• Michelle Fleur

Getting to know you...


Well, well, well. Gosh and wow. Oh my stars! Holy mackerel! I'm EXCITED people! "Why", I hear you ask? Because I just had the most extraordinary experience with a beautiful Southern Right whale! I mean, it was truly something amazing and the sheer awesomeness and thrill of it is still coursing through my bones. Oh oh oh, it was up there as one of the most magical moments of my life - like running into a grizzly in Yellowstone, or lying under Wave Rock on a clear night looking up at the Milky Way, or climbing a volcano, or snorkelling with a huge old sea turtle in Sri Lanka, or watching waterfalls stream down Uluru! Yeah, it was one of 'those' moments where the sheer majesty and amazingness of life hits you in the heart and you take it all in with exclamations of wonder and absolute joy, because you are alive and fortunate and grateful.

Haha, so you probably understand now how I felt about the whole experience! Thrilled is a pretty good summation!

So, to give you some context we headed down to Augusta this weekend to try and catch sight of some Southern Right whales. I have never seen these whales before and I really wanted to be able to experience viewing them here in Western Australia this season before I head back to Queensland at the end of the year. We are going to the Kimberley for a month next week so this weekend just gone was my last chance to see the Southern Rights this season and we made a last minute decision to head south to Augusta and try and catch them. The weather has been woeful lately and we booked our Sunday excursion hoping that it would be the 'inbetween bad spells' day that the weather bureau predicted. And....it was! Sunday morning, though a little overcast, was pretty damn perfect for a winter's day on the south-western-most point of Australia! I mean, we couldn't have asked for better conditions. The sea was calm, the sun came out in bursts and there was no chill. Yay!

Flinder's Bay is a big, sweeping bay right on the south western tip of Western Australia and between May and October every year it becomes a hot spot for whale activity. Both Humpbacks and Southern Right whales are regular visitors to this area and as we made our way out onto the bay with the fine folk at Whale Watch Western Australia we were quickly stopped by a little humpback juvenile who looked to be having a quiet nap. Awwww. We must have woke him up though because soon enough he was heading towards the boat and taking a little peek at us! He came right in close to the bow and swam past a number of times as we waved and oohed and aaahed at the sweet little guy.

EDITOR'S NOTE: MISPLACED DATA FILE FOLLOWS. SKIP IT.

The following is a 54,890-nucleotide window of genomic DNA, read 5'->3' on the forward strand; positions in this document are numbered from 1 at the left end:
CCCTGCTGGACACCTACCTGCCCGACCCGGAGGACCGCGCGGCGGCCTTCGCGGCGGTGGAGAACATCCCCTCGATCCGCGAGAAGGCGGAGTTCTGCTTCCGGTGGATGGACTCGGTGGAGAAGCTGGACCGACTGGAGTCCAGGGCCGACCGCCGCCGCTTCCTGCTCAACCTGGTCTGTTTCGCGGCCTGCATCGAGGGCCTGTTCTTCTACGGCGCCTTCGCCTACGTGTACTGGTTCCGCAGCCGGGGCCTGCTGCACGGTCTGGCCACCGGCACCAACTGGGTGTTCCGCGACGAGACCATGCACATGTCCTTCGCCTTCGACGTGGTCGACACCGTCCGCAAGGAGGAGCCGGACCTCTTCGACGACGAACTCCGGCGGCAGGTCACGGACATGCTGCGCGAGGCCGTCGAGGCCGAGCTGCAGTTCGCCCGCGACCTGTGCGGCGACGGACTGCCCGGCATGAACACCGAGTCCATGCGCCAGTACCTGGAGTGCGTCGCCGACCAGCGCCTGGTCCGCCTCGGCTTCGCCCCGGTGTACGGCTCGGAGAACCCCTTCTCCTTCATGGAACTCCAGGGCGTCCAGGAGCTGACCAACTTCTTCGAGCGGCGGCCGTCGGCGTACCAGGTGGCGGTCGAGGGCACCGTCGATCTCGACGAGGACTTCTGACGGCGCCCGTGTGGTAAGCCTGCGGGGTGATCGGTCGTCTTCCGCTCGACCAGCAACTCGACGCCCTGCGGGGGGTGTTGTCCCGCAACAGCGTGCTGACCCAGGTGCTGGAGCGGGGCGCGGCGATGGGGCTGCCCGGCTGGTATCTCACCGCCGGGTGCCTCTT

He led us towards a pod of dolphins and then scooted off to do his own thing, and we kept on towards the coastline where the Southern Right whale mummas hang out with their little one ton babies! We saw a number of mothers and calves in the distance, lolling close to the shore where they were safe from predators. It was so lovely to see the mothers protecting their offspring by keeping them close and out of harms way. But we were in for a real treat as a rotund, pregnant female made her way towards the boat! This was what I was hoping for in my heart of hearts, an up close experience with a friendly Southern Right whale. Yes! It was like this beautiful, spirited whale was super keen to say 'hello' and interact with the audience she had on the boat. She wasn't one bit afraid and came right up to the boat for a closer look at us humans, and then she went right under the bow and popped up minutes later on the other side of the boat. She swam right around us, taking in the vessel and the bodies on board and it was the most amazing thing to see this big, huge animal behave with such curiosity and gentleness. I felt lit up by the wonder of it all!

The wonderful folk at Whale Watch Western Australia were as informative as ever, filling my head with much information about these remarkable creatures. And I was thrilled that they gave this whale the human name 'Michelle'! I love the thought of this big beauty resting in the safety of Flinder's Bay, birthing and nursing her bubba whale, and then heading back down to Antarctica a little later in the year. I'll be thinking of her journey and wondering how she's getting on.

If you ever get the chance to see these cetaceans (or any others!), don't hesitate for a second! Be sure to reflect upon how truly amazing life on this planet can be and soak in the marvel of it - nothing will heal a dour soul faster.

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